When I decide to make a final bow, I’ll go on my own terms, writes
Over the past few days, given all the media attention I have received before and during the match, with some uncharitable comments on my fitness and retirement and performance as a player and captain, it does seem like I’m back in Australia again.
That time, 10 months ago, saw me unfortunately having to split my time between playing cricket and handling a host of unnecessary off-the-field issues, instead of being able to concentrate on playing the game and handling my team.
I didn’t really expect to have to go through this all over again on my home turf.
What has also been somewhat unexpected is the way the Indian media seems to have delighted in analysing and sensationalising every little action, remark or gesture.
Also, there’s been high praise for the way Australia played.
A point to make
Well, good for the Aussies, but I have a point to make here: In all the talk of aggressive, champion sides, it might make sense for someone to ask why 83 overs on a fifth day pitch wasn’t enough time to finish the job.
It’s perhaps easy to say one must ignore the media but for any normal person that’s a difficult ask, given the media’s overwhelming presence in cricket.
I would really appreciate if certain people realise that cricket is not spoken, it’s played and we, the Indian team, are out there to play it.
Actually, I’m pretty happy with the way things panned out after we lost the toss. From the look of the pitch, this was a track on which 600 could have been made batting first. That the Australians took five sessions and more to make about 400 is a reflection on how wonderfully well our bowling unit performed.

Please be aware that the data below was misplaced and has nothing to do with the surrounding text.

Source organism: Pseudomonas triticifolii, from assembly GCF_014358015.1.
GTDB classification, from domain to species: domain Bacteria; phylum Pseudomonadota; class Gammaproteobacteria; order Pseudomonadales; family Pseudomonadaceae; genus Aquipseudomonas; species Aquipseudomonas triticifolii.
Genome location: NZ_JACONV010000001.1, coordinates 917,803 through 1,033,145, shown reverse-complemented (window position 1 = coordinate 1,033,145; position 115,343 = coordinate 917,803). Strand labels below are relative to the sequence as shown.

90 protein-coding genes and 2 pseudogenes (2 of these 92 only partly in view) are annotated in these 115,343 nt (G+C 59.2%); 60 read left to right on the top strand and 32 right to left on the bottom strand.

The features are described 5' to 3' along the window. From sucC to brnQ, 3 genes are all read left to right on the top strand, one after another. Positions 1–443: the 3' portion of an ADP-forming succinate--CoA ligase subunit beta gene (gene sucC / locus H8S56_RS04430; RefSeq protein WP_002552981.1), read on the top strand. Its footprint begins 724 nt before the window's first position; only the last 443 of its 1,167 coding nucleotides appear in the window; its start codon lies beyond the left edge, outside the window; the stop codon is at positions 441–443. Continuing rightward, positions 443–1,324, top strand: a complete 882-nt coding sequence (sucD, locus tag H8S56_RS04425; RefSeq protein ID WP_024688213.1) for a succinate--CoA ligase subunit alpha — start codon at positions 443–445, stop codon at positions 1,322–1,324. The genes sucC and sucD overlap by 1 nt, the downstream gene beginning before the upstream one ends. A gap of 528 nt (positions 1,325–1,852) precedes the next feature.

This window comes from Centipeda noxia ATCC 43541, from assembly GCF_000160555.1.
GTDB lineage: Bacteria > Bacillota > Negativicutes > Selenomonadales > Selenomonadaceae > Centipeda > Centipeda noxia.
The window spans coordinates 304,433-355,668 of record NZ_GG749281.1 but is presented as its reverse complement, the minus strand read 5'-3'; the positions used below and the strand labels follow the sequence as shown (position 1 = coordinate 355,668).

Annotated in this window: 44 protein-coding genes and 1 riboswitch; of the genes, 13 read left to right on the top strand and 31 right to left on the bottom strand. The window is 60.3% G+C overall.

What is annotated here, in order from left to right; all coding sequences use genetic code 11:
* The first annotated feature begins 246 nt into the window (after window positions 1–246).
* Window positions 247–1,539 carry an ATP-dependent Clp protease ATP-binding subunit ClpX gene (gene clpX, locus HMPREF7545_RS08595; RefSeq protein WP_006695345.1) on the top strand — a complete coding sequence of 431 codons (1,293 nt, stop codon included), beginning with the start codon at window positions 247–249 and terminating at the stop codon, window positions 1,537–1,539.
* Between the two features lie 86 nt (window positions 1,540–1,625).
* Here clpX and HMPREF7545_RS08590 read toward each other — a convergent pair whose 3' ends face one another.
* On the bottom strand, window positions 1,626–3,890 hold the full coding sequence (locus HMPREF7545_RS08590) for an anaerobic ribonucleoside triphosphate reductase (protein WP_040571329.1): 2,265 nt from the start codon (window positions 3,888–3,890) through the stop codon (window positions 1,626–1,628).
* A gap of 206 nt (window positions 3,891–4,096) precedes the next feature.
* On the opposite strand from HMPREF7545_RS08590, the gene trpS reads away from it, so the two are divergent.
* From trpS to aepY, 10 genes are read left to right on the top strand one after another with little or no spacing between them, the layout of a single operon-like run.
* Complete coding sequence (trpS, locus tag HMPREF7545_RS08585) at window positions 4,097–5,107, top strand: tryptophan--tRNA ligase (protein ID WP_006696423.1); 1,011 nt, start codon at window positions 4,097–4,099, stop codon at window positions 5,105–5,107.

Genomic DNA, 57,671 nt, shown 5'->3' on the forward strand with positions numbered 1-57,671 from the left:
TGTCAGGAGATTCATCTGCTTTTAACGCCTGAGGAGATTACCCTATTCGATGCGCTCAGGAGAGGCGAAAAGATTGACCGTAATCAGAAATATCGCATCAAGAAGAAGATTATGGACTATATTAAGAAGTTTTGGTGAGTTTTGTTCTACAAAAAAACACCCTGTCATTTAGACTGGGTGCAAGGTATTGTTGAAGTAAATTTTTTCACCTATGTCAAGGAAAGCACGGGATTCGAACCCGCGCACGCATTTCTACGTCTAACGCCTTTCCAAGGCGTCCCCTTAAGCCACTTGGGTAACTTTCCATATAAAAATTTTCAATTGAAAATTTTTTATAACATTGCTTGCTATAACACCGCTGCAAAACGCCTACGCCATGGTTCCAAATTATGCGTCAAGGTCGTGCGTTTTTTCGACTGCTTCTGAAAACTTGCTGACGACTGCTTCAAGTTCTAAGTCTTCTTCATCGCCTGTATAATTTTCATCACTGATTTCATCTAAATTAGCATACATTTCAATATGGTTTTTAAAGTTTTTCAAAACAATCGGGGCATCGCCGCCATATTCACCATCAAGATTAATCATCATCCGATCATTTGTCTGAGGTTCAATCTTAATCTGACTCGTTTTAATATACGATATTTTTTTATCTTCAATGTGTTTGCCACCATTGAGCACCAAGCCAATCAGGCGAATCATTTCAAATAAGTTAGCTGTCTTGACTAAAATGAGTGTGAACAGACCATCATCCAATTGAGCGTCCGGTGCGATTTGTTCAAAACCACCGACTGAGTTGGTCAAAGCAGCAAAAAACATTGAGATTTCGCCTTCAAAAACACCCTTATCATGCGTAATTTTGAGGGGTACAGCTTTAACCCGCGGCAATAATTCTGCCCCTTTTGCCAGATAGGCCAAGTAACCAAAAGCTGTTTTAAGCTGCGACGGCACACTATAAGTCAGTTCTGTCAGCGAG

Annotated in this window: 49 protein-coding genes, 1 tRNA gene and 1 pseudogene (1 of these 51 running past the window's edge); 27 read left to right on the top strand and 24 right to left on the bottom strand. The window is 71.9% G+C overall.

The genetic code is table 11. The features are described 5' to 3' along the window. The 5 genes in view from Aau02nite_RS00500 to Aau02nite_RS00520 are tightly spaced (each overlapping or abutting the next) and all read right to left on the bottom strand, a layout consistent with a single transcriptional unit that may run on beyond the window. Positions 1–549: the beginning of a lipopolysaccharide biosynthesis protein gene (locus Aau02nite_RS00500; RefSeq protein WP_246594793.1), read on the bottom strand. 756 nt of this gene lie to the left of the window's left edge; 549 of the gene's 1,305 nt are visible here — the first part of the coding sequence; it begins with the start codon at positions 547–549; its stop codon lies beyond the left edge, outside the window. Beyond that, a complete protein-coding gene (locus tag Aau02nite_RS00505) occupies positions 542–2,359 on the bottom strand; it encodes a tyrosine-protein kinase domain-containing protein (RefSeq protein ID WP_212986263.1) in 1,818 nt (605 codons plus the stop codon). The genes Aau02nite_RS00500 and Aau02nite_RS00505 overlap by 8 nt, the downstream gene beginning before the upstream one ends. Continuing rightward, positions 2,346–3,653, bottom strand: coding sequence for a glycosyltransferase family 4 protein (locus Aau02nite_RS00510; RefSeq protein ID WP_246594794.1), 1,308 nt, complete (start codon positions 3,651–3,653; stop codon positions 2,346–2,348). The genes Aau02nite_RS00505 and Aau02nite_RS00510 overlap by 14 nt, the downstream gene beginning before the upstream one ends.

Heart and spirit
While the spinners played their part by keeping the Australian batsmen quiet the first two days, Ishant and Zaheer bowled with heart and spirit to shape the way this series might go.
While Zaheer has been an integral part of our strategy, to watch how Ishant has developed as a bowler, now understanding the nuances of not just bowling with the new ball but also using the old ball well at such a young age, has been a pleasure.
It bodes well not just for him but also for the future of Indian cricket.
Tail up to the task
Again, with the batting, the top order got us a start but when we lost quick wickets, Harbhajan and Zaheer stood up and made sure they not only cut down the lead, but also showed everyone that our tail can handle this Australian attack with ease.
It may also be noted that our four senior batsmen, Sachin and Rahul, Sourav and Laxman, all played a part in this Test. We all — especially the Australians — know what these men are capable of and I believe that when our main batsmen come to the party fully, it will fetch us big scores and hopefully, a winning platform.
So yes, I’m really, really pleased with ‘the Indian way’ of doing things.
What people sometimes forget is that cricket is a team game. At different times, different people play a decisive role.
For instance, I definitely didn’t have a good game as a player, having my third Test in about 130 with no wickets and a 100 runs given but then again,
I’m the only player in current cricket to have over 100 Australian scalps.
And for those who are wondering, I’m feeling good, I am hopeful the shoulder injury I picked up during the match (after bowling 40 overs in the first innings) should be fine by the second Test and that it will be business as usual thereafter.
But what’s infinitely more important to me is the way we’ve fought as a team. We’ve backed each other up, believed in each other and given ourselves confidence going into Mohali.
I’d like to add one final comment here, one that should hopefully settle things for a bit and let us concentrate on our cricket.
I can’t promise things I have no control over, but the one thing that I can guarantee is that I won’t give up the fight. We won’t.
The belief that I have in my team, and the belief that the team has in me is what matters the most. When I decide to make a final bow, I’ll go on my own terms.